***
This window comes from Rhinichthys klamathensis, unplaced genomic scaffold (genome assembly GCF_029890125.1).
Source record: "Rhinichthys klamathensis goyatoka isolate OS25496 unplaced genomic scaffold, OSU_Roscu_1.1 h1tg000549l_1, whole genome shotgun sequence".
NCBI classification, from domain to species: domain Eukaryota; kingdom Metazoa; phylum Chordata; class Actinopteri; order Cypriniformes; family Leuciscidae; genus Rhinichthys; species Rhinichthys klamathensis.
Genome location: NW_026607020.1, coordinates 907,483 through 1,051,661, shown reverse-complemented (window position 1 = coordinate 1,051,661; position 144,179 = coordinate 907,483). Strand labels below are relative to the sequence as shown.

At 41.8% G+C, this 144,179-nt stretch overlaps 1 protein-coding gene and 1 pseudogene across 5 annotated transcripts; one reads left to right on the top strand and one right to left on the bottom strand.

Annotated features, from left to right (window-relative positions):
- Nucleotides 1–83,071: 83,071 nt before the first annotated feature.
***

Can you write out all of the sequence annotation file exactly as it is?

This window comes from Rhinichthys klamathensis, unplaced genomic scaffold (genome assembly GCF_029890125.1).
Source record: "Rhinichthys klamathensis goyatoka isolate OS25496 unplaced genomic scaffold, OSU_Roscu_1.1 h1tg000549l_1, whole genome shotgun sequence".
NCBI classification, from domain to species: domain Eukaryota; kingdom Metazoa; phylum Chordata; class Actinopteri; order Cypriniformes; family Leuciscidae; genus Rhinichthys; species Rhinichthys klamathensis.
Genome location: NW_026607020.1, coordinates 907,483 through 1,051,661, shown reverse-complemented (window position 1 = coordinate 1,051,661; position 144,179 = coordinate 907,483). Strand labels below are relative to the sequence as shown.

At 41.8% G+C, this 144,179-nt stretch overlaps 1 protein-coding gene and 1 pseudogene across 5 annotated transcripts; one reads left to right on the top strand and one right to left on the bottom strand.

Annotated features, from left to right (window-relative positions):
- Nucleotides 1–83,071: 83,071 nt before the first annotated feature.